Under each profession in this chapter, there’s a description about who they are and what they do. There’s also a conversation about the different models of service: key worker model, transdisciplinary, multidisciplinary and interdisciplinary.
It can be very difficult for allied health professionals to explain and make sure we’re providing a 360-degree, whole chart view of things.
I also talk about choosing your team, getting started, and how important it is to have strong team communications.
Chapter four – Building Your Child’s Program. This chapter is about goals, thinking about the bigger picture, letting your dreams escape and run wild. It talks about learning profiles, school support, and how to get all of your health professionals lined up and talking with each other.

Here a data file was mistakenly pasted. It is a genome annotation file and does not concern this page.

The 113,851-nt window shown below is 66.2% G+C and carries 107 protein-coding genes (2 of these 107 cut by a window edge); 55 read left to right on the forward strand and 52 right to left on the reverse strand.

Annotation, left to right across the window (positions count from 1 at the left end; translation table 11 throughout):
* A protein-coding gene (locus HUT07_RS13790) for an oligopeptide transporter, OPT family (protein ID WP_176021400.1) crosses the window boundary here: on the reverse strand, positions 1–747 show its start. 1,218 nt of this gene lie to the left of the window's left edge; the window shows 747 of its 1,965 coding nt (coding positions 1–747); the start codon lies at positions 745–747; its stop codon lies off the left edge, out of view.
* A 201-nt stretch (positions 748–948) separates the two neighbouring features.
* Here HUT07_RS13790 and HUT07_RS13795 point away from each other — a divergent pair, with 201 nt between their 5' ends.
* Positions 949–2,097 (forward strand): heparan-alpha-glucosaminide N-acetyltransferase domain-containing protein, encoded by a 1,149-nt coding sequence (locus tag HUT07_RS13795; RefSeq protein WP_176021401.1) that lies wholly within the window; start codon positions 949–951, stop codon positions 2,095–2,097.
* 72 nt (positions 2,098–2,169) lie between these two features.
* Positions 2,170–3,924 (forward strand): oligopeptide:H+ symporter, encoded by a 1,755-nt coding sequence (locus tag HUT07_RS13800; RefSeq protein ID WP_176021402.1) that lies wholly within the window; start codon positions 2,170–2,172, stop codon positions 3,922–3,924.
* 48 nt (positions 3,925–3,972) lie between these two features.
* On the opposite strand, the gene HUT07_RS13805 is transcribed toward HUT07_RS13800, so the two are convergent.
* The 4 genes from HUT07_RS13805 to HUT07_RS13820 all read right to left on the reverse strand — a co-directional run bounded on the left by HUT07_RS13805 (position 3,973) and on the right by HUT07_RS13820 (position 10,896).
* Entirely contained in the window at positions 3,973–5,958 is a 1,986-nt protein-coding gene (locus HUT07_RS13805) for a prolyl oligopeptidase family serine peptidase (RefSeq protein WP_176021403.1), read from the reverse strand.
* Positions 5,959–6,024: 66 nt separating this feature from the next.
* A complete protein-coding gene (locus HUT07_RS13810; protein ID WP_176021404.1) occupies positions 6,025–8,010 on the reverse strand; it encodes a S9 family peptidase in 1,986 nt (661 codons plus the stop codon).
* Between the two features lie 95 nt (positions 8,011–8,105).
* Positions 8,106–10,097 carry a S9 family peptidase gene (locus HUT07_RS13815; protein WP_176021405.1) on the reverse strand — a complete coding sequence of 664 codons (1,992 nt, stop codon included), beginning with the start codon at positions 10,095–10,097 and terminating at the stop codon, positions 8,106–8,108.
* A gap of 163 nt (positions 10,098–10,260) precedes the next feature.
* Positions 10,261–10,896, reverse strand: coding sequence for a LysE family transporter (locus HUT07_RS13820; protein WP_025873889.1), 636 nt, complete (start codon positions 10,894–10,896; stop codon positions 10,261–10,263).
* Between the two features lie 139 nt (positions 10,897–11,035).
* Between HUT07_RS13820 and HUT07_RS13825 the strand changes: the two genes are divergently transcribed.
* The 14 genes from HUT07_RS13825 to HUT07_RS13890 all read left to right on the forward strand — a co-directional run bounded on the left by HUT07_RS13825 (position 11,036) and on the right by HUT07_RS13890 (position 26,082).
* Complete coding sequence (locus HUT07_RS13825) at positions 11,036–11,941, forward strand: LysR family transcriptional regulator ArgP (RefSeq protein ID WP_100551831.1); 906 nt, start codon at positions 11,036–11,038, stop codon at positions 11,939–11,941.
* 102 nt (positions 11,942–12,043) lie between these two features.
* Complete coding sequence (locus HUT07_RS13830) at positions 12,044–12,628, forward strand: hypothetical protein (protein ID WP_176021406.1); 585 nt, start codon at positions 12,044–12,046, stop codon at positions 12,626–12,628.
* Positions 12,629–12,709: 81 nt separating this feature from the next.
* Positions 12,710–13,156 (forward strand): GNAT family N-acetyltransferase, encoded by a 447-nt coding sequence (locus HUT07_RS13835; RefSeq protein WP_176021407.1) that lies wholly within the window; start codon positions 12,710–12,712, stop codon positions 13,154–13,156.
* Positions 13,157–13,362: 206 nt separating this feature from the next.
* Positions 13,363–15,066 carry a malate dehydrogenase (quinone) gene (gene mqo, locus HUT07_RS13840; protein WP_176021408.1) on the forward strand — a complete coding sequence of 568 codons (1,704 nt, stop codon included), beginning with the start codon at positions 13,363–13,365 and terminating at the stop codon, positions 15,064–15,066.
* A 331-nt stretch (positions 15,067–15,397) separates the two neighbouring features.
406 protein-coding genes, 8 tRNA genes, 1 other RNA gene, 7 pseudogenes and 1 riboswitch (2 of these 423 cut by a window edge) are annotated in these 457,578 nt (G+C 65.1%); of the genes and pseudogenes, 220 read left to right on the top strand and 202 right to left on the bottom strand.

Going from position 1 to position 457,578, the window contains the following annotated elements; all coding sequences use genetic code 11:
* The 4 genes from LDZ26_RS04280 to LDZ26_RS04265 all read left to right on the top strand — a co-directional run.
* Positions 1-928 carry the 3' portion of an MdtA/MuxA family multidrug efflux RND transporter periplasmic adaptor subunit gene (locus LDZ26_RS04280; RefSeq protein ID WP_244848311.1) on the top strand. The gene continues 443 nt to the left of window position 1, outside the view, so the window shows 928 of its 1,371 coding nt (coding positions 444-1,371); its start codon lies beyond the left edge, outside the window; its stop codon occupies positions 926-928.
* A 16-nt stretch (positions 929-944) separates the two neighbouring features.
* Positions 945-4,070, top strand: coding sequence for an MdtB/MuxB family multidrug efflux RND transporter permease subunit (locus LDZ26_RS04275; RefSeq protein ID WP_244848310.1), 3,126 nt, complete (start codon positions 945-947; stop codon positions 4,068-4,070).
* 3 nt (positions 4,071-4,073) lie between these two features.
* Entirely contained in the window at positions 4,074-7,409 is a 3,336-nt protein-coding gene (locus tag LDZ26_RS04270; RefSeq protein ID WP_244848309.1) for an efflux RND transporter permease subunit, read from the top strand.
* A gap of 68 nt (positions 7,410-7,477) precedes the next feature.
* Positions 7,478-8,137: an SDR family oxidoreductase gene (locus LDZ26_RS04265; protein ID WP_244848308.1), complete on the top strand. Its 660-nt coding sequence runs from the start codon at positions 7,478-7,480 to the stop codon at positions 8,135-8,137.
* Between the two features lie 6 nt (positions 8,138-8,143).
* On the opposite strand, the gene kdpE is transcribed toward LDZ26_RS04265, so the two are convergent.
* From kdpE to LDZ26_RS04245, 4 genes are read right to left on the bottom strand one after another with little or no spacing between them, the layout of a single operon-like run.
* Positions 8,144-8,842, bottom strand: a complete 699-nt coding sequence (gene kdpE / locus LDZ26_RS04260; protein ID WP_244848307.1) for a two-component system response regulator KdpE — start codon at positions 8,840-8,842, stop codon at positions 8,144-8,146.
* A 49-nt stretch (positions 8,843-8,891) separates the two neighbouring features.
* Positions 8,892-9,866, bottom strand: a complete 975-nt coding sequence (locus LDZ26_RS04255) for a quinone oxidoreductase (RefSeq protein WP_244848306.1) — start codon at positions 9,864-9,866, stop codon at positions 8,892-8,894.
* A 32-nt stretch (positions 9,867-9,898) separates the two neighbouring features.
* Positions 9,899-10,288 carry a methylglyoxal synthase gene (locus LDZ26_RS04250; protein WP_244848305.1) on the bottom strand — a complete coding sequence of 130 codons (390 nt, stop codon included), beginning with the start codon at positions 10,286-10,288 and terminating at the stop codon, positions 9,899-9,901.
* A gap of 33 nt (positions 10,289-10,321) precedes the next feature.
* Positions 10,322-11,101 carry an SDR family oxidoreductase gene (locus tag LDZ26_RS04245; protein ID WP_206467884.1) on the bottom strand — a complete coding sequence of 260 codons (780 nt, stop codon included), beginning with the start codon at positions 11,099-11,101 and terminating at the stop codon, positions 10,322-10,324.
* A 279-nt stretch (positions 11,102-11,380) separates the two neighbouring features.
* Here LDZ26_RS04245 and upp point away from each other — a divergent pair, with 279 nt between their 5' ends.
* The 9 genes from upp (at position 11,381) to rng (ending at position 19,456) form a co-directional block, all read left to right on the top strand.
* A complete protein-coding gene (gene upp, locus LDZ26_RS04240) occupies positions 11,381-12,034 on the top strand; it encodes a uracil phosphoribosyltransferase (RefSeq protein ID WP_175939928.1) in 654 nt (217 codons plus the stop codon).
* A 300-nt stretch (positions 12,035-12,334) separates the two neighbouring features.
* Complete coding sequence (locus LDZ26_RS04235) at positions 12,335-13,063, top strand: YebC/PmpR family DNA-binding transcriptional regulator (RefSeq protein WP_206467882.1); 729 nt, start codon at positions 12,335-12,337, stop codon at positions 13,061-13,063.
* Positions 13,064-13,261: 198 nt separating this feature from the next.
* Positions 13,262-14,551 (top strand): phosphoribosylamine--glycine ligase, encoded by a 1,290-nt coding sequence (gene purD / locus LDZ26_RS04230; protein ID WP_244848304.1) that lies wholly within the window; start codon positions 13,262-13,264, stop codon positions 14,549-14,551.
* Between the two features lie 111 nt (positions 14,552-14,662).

Chapter five – Staying Organised. I share some tips for electronic file management, paper management, using appointments wisely, and organising all sorts of things. I have had very interesting feedback about this chapter from people who have read it.
Chapter six – There’s No Fun in Funding. This chapter provides a really high-level view of the funding opportunities available and how to manage and run surveillance on all of those funds.
Chapter seven – Taking Care of Yourself. This section covers seeking emotional support and growth, getting physical support, making time for you, weaving everything into the family and making sure that family time has some fun as well.
Of course, I’m biased, but I think ‘Becoming Chief: How To Lead Your Child’s Special Needs Tribe’ is a very useful, practical book for you, your allied health team and your clients.
The purpose of a book is to solve a problem and I would love to encourage you to think a little bit more seriously about getting a book into your professional future. So if you’re thinking of writing a book, please do get in touch.